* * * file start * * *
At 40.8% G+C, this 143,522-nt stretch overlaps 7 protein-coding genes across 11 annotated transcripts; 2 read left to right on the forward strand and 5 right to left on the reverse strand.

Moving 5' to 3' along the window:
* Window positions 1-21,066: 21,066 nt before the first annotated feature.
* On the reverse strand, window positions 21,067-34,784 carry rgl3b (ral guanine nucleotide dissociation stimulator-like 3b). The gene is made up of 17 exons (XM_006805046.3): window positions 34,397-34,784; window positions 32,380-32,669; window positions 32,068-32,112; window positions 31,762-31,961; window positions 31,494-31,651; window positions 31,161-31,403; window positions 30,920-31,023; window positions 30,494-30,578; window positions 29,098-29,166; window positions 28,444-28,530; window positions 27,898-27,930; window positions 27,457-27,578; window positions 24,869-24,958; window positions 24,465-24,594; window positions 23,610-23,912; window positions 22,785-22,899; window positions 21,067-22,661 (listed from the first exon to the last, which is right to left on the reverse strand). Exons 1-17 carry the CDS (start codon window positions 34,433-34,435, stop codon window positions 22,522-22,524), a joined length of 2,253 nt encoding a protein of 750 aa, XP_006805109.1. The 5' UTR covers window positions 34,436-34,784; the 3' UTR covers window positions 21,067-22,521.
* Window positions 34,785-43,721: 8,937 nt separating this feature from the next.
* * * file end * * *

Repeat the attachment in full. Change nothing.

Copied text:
At 40.8% G+C, this 143,522-nt stretch overlaps 7 protein-coding genes across 11 annotated transcripts; 2 read left to right on the forward strand and 5 right to left on the reverse strand.

Moving 5' to 3' along the window:
* Window positions 1-21,066: 21,066 nt before the first annotated feature.
* On the reverse strand, window positions 21,067-34,784 carry rgl3b (ral guanine nucleotide dissociation stimulator-like 3b). The gene is made up of 17 exons (XM_006805046.3): window positions 34,397-34,784; window positions 32,380-32,669; window positions 32,068-32,112; window positions 31,762-31,961; window positions 31,494-31,651; window positions 31,161-31,403; window positions 30,920-31,023; window positions 30,494-30,578; window positions 29,098-29,166; window positions 28,444-28,530; window positions 27,898-27,930; window positions 27,457-27,578; window positions 24,869-24,958; window positions 24,465-24,594; window positions 23,610-23,912; window positions 22,785-22,899; window positions 21,067-22,661 (listed from the first exon to the last, which is right to left on the reverse strand). Exons 1-17 carry the CDS (start codon window positions 34,433-34,435, stop codon window positions 22,522-22,524), a joined length of 2,253 nt encoding a protein of 750 aa, XP_006805109.1. The 5' UTR covers window positions 34,436-34,784; the 3' UTR covers window positions 21,067-22,521.
* Window positions 34,785-43,721: 8,937 nt separating this feature from the next.